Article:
One of the most important tips for staying safe on the internet is protecting your online presence. Whether it be a social media account or an account with an online retailer, all of your internet profiles should have strong passwords. 

Use a combination of letters, numbers, and symbols in all of your passwords, and try not to repeat the same password on too many sites. All it takes is for one person to figure it out, and they’ll then have access to all of your accounts at once.

Another tip regarding passwords is to only share them with one person you can trust, perhaps a close friend or family member. In doing so, if something happens to you, there is at least one trustworthy individual who can get into your accounts and shut them down before anyone else gains access to them.

5. Use Social Media With Caution

Social media can be a fun place to interact and get in touch with friends you haven’t seen in a long time, along with sharing aspects of their lives, such as photos from trips and funny stories from their day. 

While that can be a great way to share your life with friends and family who live far away, you run the risk of sharing too much with the wrong people. Whether they’re internet scammers or people with personal vendettas, those with bad intentions can use social media to compile information about your schedule, whereabouts, finances, and more. 

Older adults using social media should exercise caution regarding how much they share and who they share it with. You should have all of your profiles set to private so that you can screen who sees your posts, and before posting photos, take a good look at them to see if any personal information may be in the background.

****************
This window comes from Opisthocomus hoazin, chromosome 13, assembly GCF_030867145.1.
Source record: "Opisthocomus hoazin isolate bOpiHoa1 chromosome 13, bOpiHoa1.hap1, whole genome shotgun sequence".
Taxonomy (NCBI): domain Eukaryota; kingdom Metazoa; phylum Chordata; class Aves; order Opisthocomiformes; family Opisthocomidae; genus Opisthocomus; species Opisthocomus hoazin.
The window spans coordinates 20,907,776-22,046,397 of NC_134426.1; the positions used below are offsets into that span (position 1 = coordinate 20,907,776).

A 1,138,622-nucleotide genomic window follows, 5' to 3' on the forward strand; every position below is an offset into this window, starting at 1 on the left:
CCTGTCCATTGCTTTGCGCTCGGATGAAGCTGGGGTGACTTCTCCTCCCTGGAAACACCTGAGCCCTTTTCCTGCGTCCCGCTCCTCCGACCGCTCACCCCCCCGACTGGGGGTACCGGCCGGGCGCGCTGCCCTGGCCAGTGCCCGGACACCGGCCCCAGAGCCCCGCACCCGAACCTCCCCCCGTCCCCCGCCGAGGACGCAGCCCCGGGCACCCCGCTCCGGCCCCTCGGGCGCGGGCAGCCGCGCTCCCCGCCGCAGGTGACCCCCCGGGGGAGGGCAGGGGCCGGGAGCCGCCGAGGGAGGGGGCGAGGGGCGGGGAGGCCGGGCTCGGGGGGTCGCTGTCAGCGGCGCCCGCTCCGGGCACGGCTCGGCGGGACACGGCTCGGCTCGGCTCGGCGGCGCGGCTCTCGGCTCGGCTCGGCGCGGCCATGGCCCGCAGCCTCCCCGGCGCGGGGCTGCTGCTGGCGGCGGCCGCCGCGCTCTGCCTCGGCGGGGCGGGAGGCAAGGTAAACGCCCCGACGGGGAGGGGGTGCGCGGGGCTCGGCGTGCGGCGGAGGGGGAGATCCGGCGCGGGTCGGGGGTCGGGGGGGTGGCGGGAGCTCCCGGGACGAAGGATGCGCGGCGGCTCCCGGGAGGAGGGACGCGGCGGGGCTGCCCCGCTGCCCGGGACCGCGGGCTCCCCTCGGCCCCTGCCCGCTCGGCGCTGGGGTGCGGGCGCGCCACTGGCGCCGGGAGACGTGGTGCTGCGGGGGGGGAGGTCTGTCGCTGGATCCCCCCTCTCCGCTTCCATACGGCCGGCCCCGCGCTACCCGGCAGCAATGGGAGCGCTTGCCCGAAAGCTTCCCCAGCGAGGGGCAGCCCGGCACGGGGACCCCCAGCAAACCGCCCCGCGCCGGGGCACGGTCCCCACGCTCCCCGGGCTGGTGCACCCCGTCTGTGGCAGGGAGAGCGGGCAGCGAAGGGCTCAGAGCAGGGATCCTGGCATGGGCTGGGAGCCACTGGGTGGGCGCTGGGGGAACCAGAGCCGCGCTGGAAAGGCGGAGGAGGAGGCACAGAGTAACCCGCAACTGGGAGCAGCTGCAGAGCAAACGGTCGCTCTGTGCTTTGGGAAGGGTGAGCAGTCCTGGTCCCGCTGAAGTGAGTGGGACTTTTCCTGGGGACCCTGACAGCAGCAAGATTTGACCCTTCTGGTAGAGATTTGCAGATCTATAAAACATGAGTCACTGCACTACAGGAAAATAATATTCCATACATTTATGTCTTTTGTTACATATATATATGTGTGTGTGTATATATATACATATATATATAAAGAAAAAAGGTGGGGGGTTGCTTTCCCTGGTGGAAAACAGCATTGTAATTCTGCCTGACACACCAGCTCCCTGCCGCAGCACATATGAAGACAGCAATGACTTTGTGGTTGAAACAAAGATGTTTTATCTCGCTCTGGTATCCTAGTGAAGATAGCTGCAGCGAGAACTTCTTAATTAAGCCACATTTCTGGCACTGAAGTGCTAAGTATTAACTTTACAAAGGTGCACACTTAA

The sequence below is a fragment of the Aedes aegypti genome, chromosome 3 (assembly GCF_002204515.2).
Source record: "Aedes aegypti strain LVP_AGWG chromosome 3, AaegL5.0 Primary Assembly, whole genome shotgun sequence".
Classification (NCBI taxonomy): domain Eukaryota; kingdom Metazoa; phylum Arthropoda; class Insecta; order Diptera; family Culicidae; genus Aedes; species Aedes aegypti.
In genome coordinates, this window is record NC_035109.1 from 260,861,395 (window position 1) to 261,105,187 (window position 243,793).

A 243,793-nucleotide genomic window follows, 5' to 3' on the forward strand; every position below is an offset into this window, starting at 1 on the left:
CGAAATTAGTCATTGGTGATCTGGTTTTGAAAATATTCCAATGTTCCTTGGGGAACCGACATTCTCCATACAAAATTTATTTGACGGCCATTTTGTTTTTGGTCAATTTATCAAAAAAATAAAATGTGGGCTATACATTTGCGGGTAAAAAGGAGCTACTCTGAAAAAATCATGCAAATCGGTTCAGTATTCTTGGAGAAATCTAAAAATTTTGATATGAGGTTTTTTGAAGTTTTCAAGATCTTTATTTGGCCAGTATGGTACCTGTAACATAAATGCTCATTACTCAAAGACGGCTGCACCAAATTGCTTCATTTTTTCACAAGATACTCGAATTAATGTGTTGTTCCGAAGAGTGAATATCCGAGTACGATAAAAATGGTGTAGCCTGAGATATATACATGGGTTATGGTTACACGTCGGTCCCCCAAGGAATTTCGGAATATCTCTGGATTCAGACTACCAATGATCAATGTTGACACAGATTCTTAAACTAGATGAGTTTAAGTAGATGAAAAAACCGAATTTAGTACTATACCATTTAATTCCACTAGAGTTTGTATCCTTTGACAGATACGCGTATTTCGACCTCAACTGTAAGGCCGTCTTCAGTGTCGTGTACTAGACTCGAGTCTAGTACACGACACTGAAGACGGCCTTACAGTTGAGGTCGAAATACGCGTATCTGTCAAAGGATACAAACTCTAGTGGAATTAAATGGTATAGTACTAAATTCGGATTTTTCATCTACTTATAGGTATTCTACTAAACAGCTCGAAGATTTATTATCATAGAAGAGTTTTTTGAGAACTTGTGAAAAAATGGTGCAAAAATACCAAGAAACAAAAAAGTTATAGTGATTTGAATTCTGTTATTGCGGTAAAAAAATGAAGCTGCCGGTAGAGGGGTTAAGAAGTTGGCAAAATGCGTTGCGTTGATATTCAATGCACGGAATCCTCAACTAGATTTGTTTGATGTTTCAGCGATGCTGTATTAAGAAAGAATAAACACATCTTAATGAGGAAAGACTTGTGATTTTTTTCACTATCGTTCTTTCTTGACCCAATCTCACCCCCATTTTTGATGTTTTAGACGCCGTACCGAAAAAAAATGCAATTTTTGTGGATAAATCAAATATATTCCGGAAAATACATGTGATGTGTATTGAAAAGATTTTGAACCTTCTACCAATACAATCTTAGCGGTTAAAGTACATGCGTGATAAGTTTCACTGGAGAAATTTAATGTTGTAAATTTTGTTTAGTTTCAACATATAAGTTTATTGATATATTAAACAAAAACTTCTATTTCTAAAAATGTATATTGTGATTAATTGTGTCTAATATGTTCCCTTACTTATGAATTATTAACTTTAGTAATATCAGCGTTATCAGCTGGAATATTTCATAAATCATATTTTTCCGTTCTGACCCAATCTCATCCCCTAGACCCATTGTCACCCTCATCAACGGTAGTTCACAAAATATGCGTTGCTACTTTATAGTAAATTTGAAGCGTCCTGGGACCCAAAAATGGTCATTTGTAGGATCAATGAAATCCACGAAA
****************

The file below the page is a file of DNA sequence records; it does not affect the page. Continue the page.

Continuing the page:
Maintaining Your Safety Online as a Senior

The internet is a vast world of information that can help you make new connections and gain more knowledge on any number of topics, but it can also be a dangerous place where insidious people take advantage of the most vulnerable, especially older adults. 

From learning the red flags to creating unique passwords, there are several ways to protect yourself when navigating online spaces. When you have these tips under your belt, you can enjoy your time online with more peace of mind.

If you or your family member is considering in-home care as part of a plan to age in place, contact Family Matters In-Home Care today for a free consultation.  Our team is dedicated to supporting your family and helping older adults enjoy life in the comfort of their own home for as long as possible.

Some of the services offered by Family Matter In-Home Care include: Alzheimer’s & Dementia CareBed & Wheelchair Transfer AssistanceCompanionshipHousekeeping & Meal PreparationPersonal CareRecovery Care, and Transportation.

Serving the San Francisco Bay Area and Greater San Diego, Family Matter In-Home Care has offices throughout California including: Campbell, CARoseville, CASan Marcos, CA, and San Mateo, CA.

Carol Pardue-Spears

Carol has worked in the healthcare field for more than forty years. As a Certified Nursing Assistant, she worked for El Camino Hospital in the cardiac unit, Los Gatos Community Hospital, The Women’s Cancer Center in Los Gatos and several home health and hospice agencies. Carol founded Family Matters in 2002 to fill a deficit she witnessed in high-quality, in-home services and care.